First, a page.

Thousands of people protesting, many of them telling me they had to come out and they had to do something. So at the endf may, George Floyd was killed. The black lives matter protests were happening. I can't breathe! Now Nashville gathers in the name of George Floyd. Charlie Worsham got on the opry stage. Thank you, everyone, for tuning into the grand ole opry tonight. And he talked about George Floyd. He talked about breonna Taylor. I want to dedicate this song tonight to the families of breoylor, Armond armory and George Floyd and rayshard brooks, and everybody out there who is fighting the good fight for justice. He was unapologetic about it, but he was also extremely passionate. Black bird singing in the dead of night I watched him and I cried. Take these broken wings and learn to fly You know in the midst of everything that's gone on this year, I'm curious to know, how do you talk to your kids about it? You hear about I and, you know, you talk to your daughters about it but not the way you talk to your son. It was crazy to me, the day I realized I'm going to have to sit down and tell him, when a police officer comes to your car, keep your hands on the wheel -- you are giving that whole speech. And he's going, dad, I get it and you're going, dude, listen -- that was scary to me. That was, I feel like, a benefit of covid, there was no distractions. There was no sports, no concerts. You had to deal with it. So you're forced to see it. Deal with it. And you're forced to deal with it. Yeah. And you find out what type of personre, whether you admit it or not. Yeah. Ds this bother me? Or doesn't it? There were some artists that posted things and -- and got attacked on both sides, and I happen to be one of those. Yeah. And for me, the change that I can make doesn't happen on social media. The real change happens around a kitchen table. Because you didn't know. Real change happens when you're hanging out with your buddy having a beer. I know for a fact a lot of the music that I saw get released this year, it's going to be relevant 30 years from now, 40 years from now, because it was 2020 and everything was happening like it was. I'll be able to remember when "Black like me" was sung. If you think we live in the land of the free you should try to be black LI first of all, I think it's so beautiful when I see country artists standing up for human rights. Because it's not natural and normal for country artists to take those kindsf stands. We could use a little more heaven down here we could use we could use we could use a little more heaven "Heaven down here", I wrote that song the day that I saw the George Floyd video. And that video wrecked me. I have seen police brutality against my own husband with my own eyes. I've seen them say he's not a lawyer, that that's not his car, that that's not his house. I've seen that. And so watching that video, that was my husband on the ground. That was my dad on the ground. That was my brother on the ground. This pandemic has reminded us how much we have to have each other. We can't get through these things on our own. And if that's why this happened, then so be it. Then that's what we need. And I think that's what we have to take from this, it's like -- look at it square in the face and let's fix it. Jimmy, I mean, that was perfectly said. It's like the blinders were ripped off. Black lives matter. Blaes matter. It's not profane to say that. You're not in a cult to say that. You're not a violent protester orring a are say or the by saying that. You are literally acknowledging that a group of people who are suffering matter. Charlie, you wrote a great post about Mississippi that was just -- I just wanted to come hug you, thought it was beautiful. Well, thank you. I'm from Mississippi and for far too long, top left-hand cof our state flag has been the confederate flag. And I can't talk about the confederate flag without talking about racism. The extreme majority of response was positive to that post, but some people took offense. The devil's greatest trick is making people believe he doesn't exist. Right? And I think that's racism's greatest trick. Because if you can deny it, then you don't have to be cup panel in your role in it. I have to know, what is it like to work with Charlie pride? So, this song is super special to me, I was able to do this song with two musical legends of mine, Mr. Charlie pride and Mr. Darius Rucker. You got medering why We can say we were the first ever time on recording when you had three black country artists together. People might have it later, but we got to do it the O.G. With Charlie pride. There's a joke I say, I say Darius is like my dad in country and Charlie's like my grandfather. He's more like an uncle. He's that crazy uncle. Darius is laid back, but I don't think -- I don't think you understand what you mean to me. Oh, man. Like, you made it possible for a guy that didn't fit in a lot of places, because the people that looked like me weren't into what I was into. And the people that was into what I was into didn't look like me. But you made it cool. And I want to thank you for having the courage to follow your heart and what you love doing, because you inspired a lot of people, man. And I honestly would not be here without you, without Charlie. And I want you to know, I love you. Always will. And I'm super thankful for you. This covid thing is messing everything up. I love you,. I love you.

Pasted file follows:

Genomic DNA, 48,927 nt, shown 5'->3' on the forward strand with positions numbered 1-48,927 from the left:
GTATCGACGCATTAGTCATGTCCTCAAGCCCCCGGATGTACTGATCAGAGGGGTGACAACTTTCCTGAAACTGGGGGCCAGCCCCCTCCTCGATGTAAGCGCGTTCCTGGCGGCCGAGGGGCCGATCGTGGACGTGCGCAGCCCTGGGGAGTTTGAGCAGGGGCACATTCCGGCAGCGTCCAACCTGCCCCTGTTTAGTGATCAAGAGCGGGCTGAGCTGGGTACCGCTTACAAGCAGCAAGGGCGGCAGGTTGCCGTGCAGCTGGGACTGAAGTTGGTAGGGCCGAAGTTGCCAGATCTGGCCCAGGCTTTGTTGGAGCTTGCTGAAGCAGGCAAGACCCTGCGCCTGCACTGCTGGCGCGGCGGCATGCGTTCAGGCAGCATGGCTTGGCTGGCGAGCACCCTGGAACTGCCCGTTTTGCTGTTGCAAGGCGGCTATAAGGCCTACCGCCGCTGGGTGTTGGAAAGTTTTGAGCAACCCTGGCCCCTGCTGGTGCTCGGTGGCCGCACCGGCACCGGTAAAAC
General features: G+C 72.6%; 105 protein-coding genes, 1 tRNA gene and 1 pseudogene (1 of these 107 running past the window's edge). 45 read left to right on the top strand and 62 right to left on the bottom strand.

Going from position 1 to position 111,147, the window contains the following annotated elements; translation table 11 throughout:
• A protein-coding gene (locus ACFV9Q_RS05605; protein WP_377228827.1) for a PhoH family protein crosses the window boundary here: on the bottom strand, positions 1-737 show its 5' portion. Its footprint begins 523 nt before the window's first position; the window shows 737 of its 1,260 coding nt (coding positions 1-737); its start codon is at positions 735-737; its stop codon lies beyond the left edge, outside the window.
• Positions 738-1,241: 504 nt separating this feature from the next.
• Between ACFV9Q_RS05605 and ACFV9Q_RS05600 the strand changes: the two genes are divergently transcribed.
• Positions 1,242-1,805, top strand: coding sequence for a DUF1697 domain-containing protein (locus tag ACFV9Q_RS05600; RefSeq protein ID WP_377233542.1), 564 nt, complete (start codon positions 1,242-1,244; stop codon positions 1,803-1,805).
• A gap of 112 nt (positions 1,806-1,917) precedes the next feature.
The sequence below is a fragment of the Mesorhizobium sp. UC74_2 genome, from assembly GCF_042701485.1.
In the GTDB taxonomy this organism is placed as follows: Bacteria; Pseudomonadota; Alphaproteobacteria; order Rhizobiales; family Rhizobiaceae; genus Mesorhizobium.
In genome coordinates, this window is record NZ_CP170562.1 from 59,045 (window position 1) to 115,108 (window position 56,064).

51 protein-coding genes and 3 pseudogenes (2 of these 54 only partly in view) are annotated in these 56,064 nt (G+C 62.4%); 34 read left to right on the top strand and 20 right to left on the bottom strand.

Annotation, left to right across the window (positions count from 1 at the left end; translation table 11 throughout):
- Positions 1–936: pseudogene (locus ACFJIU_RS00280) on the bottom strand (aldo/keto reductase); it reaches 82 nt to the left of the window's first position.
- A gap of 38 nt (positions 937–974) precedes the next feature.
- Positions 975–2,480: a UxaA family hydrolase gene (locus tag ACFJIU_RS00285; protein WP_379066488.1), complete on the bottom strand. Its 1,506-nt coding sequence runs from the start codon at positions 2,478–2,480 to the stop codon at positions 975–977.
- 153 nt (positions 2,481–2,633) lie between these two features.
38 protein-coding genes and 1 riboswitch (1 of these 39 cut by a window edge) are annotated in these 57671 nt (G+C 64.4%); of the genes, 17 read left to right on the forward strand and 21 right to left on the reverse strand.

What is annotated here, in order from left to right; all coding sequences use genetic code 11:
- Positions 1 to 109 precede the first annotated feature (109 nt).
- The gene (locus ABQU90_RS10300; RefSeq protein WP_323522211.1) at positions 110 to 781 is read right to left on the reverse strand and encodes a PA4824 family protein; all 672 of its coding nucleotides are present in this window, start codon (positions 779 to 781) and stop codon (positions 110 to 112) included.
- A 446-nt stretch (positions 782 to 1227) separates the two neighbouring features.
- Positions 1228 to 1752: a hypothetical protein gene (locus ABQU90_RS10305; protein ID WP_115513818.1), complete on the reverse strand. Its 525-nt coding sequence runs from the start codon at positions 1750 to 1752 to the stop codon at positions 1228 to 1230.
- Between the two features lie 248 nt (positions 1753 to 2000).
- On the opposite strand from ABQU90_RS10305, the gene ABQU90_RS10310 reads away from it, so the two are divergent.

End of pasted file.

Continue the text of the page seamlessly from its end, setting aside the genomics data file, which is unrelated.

This transcript has been automatically generated and may not be 100% accurate.